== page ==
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Homemakers books

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  • Homemakers books

    I am trying to get the name of a book that lower or middle class women could refer to in the late 19th century that would teach them how to cook but, more importantly, how to run a household, tend children, mind the house, etc. Can anyone point me in the right direction? Thanks for your help.

  • #2
    "Mrs. Beeton's Book of Household Management" -- published London, 1861.

    This link gives more information about it:

    "The Professed Cook; or, The Modern Art of Cookery, Pastry, and Confectionary, Made Plain and Easy [....]" -- London, 1776
    This link shows the book in e-book form:

    Keep in mind, Beeton's is mentioned as helping middle-class women. The poorest women might be illiterate. But lower-middle-class and middle-class could possibly use libraries or find cheap books for sale at stalls, including an old copy of the 1776 title.
    Pat D.
    Von Konigswald: Jack the Ripper plays shuffleboard. -- Happy Birthday, Wanda June by Kurt Vonnegut, c.1970.


    • #3
      Mrs. Beeton's was far and away the standard reference for how to run a middle class household. There are a variety of editions online, and second-hand copies are easily found in most used book stores.
      - Ginger


      • #4
        Mrs Beeton was and is excellent. An alternative was a sort of encyclopedia, which would probably also land on second hand book stalls, Ross Murray's 'The Modern Householder: A Manual of Domestic Economy in all its branches'. Published in the 1870's and later. Cassell's Household Guide was another popular encyclopedia-like volume.
        Last edited by Rosella; 02-17-2016, 10:48 PM.


        • #5
          There were many of them ('Warne's Model Cooking and Household Book', 1871, or 'Spon's Household Management', 1887, are just two of a multitude) but the head-and-shoulders leader of the pack was Mrs. Beeton; originally published as a monthly supplement over 24 months (price 3d) to "The English Woman's Domestic Magazine", it was issued as a volume in 1861 and has never been out of print since.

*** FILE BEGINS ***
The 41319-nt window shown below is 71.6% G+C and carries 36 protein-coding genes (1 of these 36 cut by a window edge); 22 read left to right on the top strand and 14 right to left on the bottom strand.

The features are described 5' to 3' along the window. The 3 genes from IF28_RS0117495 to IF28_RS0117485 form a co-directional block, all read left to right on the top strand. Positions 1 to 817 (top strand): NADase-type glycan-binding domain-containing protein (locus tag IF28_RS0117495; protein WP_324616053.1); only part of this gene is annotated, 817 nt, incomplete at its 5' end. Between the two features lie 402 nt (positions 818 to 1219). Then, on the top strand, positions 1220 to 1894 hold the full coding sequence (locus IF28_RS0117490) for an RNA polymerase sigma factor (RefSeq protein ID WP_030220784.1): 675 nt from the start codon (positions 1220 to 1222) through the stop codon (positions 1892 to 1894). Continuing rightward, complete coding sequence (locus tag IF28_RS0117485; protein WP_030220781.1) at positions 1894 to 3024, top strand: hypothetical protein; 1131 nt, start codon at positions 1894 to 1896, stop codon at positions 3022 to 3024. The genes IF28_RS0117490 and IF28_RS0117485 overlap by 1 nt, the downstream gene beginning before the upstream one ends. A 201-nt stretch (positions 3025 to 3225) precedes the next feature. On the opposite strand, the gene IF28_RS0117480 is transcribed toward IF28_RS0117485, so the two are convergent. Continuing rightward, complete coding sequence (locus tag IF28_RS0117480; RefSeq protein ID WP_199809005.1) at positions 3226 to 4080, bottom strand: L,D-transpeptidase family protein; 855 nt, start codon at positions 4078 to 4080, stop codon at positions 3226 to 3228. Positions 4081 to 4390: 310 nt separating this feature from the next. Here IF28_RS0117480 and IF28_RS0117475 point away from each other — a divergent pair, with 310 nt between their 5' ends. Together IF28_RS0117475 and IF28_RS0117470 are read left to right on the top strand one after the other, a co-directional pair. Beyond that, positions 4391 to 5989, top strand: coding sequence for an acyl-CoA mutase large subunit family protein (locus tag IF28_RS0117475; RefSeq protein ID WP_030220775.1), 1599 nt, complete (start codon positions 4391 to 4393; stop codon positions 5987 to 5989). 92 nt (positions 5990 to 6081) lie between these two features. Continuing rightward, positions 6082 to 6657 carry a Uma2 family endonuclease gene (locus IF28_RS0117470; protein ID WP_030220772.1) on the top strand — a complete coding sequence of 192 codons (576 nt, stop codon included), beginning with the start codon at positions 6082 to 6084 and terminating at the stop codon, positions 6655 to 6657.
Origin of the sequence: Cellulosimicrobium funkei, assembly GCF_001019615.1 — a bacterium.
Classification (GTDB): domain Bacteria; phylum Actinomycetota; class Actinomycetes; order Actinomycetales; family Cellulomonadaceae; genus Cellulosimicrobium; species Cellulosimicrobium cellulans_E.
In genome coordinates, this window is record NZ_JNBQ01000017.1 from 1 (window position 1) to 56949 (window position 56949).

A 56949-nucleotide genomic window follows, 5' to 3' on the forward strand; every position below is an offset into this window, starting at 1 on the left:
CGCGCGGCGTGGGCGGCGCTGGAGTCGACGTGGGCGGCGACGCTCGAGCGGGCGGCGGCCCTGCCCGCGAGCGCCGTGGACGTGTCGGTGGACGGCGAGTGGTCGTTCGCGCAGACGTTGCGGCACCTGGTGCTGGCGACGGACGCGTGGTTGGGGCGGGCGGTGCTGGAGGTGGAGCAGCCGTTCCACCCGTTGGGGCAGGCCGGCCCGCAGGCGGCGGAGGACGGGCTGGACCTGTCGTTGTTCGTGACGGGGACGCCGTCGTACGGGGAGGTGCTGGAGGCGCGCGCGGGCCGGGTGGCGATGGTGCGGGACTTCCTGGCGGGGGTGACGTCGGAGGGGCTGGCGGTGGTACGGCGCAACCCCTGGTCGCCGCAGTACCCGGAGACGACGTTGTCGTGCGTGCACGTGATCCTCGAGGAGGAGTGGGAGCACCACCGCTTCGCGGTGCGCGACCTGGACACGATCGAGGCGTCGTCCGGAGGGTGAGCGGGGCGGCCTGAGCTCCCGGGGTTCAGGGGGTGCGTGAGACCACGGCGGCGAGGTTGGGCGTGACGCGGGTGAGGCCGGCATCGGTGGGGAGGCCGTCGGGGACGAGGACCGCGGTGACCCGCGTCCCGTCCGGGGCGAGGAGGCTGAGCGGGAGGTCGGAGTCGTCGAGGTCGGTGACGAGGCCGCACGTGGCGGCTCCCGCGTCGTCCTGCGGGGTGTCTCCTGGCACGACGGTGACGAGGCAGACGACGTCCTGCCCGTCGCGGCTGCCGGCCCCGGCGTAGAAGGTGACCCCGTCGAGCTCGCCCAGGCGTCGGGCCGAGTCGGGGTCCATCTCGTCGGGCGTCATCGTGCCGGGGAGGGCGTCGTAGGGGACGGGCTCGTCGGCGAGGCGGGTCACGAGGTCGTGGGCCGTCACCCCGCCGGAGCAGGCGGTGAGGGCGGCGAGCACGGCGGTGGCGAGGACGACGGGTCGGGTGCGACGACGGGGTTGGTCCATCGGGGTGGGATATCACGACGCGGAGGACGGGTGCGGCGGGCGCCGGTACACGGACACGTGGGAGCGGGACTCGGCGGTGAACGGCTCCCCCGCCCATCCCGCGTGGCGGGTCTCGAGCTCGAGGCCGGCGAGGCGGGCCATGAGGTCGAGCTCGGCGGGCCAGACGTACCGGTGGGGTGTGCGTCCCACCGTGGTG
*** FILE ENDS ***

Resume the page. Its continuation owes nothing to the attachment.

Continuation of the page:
A freely downloadable copy of the original volume is at


          • #6
            Apparently the lower orders were so clueless, middle-class people had to show them how to make tea :



            • #7
              Cassells Household Guide, chapter by chapter.



              • #8
                And, as luck would have it, the redoubtable Mimi Matthews has just posted about the life and legacy of Mrs. Beeton.


                I had no idea that she was so young! I'd have thought her in her 40s at least, to have amassed so much knowledge about running a house.
                - Ginger


                • #9
                  Very true, Ginger - in the mind's eye she's a rather stout Victorian matriarch, but she died at twenty-eight; however, as has been pointed out many times, most of the content was plagiarised from other books and some of the recipes are frankly odd (I'd hate to see pasta that's been boiled for 1 hr 45 mins!). Her strength was that she put it all together in a practical and easily comprehended form (she popularised the idea of giving a list of ingredients needed at the start of a recipe, for instance).


                  • #10
                    Isabella Beaton was a journalist not a cook. Her husband Sam Beeton was a publisher and she edited the famous book collecting receipes and information from all sources. It was not plagiarism.The cooking section is only a part of the overall book which is about how to run a middle class household. She worked extremely hard and was very organised. Had she not died at the early age of 28 in childbirth [ quite ironic] She may have gone on to edit magazines, working with Sam.
                    He sold the book in 1869 after her death. From 1869 it was not published by Beeton and has been changed over many editions to keep up to date.

                    Miss Marple
                    Last edited by miss marple; 09-17-2016, 02:37 AM.